Traffic light food labeling, a practice used in Army cafeterias and in food labeling in Britain, is making headlines in the U.S. as studies show its effectiveness in helping people eat a healthier diet. Its simple design makes it easy to understand, but it’s not the end-all solution, cautions a National Institutes of Health (NIH) representative.
With us today on “Take Care” to explore traffic light labeling and its effects is Dr. Charlotte Pratt, a registered dietitian and deputy chief branch and program director for the NIH.
Traffic light food labeling, also called stoplight diet or stoplight nutrition, is used to divide foods into three categories — green for healthy foods consumers need to eat more of, yellow for foods to be consumed in moderation and red for unhealthy foods to be avoided.
“You shouldn’t eat too much of the red and eat more of the green,” Pratt explained. “People use it mainly for dietary guidance either when you go to grocery stores or cafeterias and school food service.”
The labeling can be used for packaged or fresh products, Pratt said. Originally established in the 1970s by Leonard Epstein, chief of the division of behavioral medicine in the Department of Pediatrics at the University at Buffalo, it started out as a tri-color palette to create an easy-to-follow diet for overweight children, according to the UB website.
“Particularly for children, one wants to make it simple enough so they can easily identify that red is not good, green is better, and yellow is in between,” Pratt said.
Pratt said the traffic light system can be applied to a few areas of one’s diet, like caloric intake or nutrition density. Especially in schools, the practice typically tracks calories.
When Epstein originally created the system, he found that kids tended to eat more green foods if their parents did the same. Recent studies also show some benefits for adults. Two studies published in 2017 found that color-coded front-of-package nutrition labels help to decrease consumer purchases of “red” foods and that widespread use of the system in the country could reduce population intake of calories, total fat, saturated fat and sodium.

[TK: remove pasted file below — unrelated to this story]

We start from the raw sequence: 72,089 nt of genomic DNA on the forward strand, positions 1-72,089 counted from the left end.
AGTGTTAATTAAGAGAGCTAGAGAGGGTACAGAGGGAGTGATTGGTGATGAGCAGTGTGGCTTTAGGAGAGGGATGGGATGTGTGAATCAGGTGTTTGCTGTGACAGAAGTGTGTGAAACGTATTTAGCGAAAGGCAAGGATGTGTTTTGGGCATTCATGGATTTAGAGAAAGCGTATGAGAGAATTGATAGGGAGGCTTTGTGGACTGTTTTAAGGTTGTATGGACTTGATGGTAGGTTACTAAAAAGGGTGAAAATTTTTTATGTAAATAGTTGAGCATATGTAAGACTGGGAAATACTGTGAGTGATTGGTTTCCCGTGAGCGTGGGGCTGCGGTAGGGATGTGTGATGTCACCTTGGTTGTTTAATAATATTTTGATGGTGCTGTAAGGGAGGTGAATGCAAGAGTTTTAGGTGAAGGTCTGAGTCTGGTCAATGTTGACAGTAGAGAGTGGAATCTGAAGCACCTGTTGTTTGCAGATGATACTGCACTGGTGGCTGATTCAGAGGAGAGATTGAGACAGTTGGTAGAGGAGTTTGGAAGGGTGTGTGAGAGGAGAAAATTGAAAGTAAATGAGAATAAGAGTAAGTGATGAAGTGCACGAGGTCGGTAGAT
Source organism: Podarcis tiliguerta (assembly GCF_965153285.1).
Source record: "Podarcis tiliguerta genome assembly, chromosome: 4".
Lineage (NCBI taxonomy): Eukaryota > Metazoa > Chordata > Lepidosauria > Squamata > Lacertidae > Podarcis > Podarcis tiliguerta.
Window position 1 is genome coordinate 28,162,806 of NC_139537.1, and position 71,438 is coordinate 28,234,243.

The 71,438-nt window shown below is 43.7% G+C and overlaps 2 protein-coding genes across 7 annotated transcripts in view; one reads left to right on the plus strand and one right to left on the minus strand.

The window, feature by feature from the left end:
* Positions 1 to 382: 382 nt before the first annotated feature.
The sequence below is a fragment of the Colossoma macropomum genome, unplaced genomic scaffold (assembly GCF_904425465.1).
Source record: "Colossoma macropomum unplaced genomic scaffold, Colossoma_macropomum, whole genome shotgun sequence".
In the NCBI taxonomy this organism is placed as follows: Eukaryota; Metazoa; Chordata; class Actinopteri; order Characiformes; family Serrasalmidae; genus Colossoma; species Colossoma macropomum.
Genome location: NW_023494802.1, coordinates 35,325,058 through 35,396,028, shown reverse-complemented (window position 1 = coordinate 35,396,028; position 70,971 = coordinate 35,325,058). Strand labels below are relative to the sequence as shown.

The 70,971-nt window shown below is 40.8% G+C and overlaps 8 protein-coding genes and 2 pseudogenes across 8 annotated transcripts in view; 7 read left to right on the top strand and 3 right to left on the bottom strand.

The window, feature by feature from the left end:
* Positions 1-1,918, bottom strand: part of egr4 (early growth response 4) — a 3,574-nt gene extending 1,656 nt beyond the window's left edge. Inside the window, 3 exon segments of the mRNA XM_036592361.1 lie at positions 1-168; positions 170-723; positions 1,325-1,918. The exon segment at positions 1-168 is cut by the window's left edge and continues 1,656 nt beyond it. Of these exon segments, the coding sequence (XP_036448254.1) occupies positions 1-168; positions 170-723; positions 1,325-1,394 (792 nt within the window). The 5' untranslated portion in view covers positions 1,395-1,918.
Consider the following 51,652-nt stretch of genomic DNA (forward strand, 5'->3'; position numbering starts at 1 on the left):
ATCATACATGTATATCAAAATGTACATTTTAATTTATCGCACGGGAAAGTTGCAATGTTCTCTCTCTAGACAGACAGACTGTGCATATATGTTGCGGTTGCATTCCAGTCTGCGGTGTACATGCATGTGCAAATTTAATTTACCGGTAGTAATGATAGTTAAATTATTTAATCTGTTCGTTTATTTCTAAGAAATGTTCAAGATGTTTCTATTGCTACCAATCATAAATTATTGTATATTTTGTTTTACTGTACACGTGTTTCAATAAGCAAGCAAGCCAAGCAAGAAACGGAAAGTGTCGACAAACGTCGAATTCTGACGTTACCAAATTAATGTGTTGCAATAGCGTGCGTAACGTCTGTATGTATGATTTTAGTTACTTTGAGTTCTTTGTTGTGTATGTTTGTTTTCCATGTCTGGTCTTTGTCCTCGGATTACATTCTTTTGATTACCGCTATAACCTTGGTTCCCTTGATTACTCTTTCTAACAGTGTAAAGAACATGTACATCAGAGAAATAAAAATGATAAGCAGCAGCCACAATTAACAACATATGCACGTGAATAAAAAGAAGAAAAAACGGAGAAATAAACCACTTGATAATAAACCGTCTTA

In addition, Pratt said, the labeling system is more user-friendly, especially for those in poorer families.
“The simplicity of it makes it easy for low-income people who cannot count calories or people who are low literacy level,” she said.
Pratt cautioned that the labels, while helpful, can sometimes be too simplistic to be taken at face value. For example, a zero-calorie beverage (i.e., diet soda, flavored water) may be labeled as “green” but use artificial sweeteners that increase appetite for high-calorie foods. Because of this, she recommends using the system in conjunction with other dietary monitoring resources.
“There are some limitations of making it so simple, but in cases where it’s supported with some dietary counseling and some emphasis making sure that people are doing the right thing — continuous monitoring — I think that helps,” Pratt said.
The system comes with its fair share of controversy, especially after WW, the rebrand of Weight Watchers, used it in Kurbo, an app designed to tackle childhood obesity. Since the system often emphasizes calories, parents were concerned it would spark an early obsession with counting calories, a practice that could lead to eating disorder development.
Pratt said the best way to use this system effectively is to use it as a guide in conjunction with other resources like dietitians and nutritionists. More research is needed, and Pratt said it’s ultimately an important tool for people looking to have more control over their diet.
“It’s helpful to watch your caloric intake, your sugar intake, that sort of thing,” Pratt said.